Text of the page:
A Yahoo employee severance plan meant to protect workers after a merger with Microsoft should be scrapped, according to a shareholder lawsuit against Yahoo and its directors.
Both the plaintiffs and billionaire investor Carl Icahn, who is waging a battle for control of the Yahoo board, have criticized the severance plan as costly and said it was an obstacle to any merger, The New York Times reported.
The plaintiffs, two Detroit pensions, said if Icahn wins control of the board, Yahoo could be faced with up to $2.4 billion in potential severance payouts under the plan, according to the Times, the same amount that the plan could cost Microsoft.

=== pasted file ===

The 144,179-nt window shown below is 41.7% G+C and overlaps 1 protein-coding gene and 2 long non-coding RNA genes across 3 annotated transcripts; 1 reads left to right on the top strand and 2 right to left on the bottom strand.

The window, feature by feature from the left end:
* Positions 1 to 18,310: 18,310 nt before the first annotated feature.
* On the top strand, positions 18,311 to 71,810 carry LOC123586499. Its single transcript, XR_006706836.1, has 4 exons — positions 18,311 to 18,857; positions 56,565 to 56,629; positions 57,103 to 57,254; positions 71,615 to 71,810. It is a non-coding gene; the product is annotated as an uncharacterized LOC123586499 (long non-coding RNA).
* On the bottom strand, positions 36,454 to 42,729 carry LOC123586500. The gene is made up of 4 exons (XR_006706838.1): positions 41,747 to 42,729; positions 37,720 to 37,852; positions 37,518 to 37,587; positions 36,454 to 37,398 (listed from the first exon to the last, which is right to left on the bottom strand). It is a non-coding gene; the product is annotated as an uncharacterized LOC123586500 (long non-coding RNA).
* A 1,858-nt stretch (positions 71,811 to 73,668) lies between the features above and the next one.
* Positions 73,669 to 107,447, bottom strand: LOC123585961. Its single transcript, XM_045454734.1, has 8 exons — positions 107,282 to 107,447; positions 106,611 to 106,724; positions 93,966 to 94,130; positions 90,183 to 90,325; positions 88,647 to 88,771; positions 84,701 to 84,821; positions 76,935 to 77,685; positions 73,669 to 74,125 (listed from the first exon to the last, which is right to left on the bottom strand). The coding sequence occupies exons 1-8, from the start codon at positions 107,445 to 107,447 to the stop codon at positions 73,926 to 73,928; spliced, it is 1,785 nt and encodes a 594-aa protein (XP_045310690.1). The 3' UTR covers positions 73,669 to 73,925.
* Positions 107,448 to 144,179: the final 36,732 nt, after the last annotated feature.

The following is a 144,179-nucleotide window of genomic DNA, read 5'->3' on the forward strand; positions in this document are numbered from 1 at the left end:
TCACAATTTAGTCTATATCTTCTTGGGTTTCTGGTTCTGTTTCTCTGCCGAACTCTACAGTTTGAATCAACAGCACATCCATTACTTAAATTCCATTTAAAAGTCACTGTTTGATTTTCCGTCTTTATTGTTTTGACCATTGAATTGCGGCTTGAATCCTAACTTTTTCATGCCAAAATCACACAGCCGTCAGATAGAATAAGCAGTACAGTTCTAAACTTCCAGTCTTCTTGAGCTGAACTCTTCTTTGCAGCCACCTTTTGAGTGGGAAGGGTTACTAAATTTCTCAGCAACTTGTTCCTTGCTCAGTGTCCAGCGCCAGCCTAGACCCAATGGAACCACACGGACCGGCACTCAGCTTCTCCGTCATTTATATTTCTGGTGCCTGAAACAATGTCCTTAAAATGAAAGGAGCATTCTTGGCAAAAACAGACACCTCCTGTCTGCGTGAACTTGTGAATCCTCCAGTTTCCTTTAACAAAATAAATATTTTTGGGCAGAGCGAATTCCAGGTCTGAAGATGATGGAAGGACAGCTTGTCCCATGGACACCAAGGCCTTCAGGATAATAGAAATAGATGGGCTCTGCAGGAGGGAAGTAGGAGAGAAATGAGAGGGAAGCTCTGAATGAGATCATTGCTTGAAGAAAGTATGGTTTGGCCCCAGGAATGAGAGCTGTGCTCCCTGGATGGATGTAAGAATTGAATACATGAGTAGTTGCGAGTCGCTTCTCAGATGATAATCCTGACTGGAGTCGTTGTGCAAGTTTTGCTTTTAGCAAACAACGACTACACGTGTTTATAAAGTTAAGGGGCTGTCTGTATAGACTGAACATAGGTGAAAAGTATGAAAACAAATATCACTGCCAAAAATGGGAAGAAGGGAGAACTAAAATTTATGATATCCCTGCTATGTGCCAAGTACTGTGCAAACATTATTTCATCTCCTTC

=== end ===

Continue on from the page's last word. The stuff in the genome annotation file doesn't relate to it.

A spokesman for Yahoo said that figure was an estimate based on many assumptions, including that all Yahoo employees would be fired or otherwise be able to claim severance benefits, the Times reported.
The plan offers enhanced benefits, cash and accelerated vesting of stock options, to any Yahoo employees who are fired or leave because their roles are diminished after a merger or change in control of the company, it said.
Lawyers representing the pension plans are reported to have asked a judge in Delaware to hold a trial to determine the fate of the plan ahead of the company's August 1 shareholder meeting.
Legal experts told the paper a trial could shine a light on Yahoo's talks with Microsoft and affect the outcome of the proxy fight.
Yahoo has said the suit is without merit, the Times said, which said Icahn did not return a call seeking comment. (Reuters)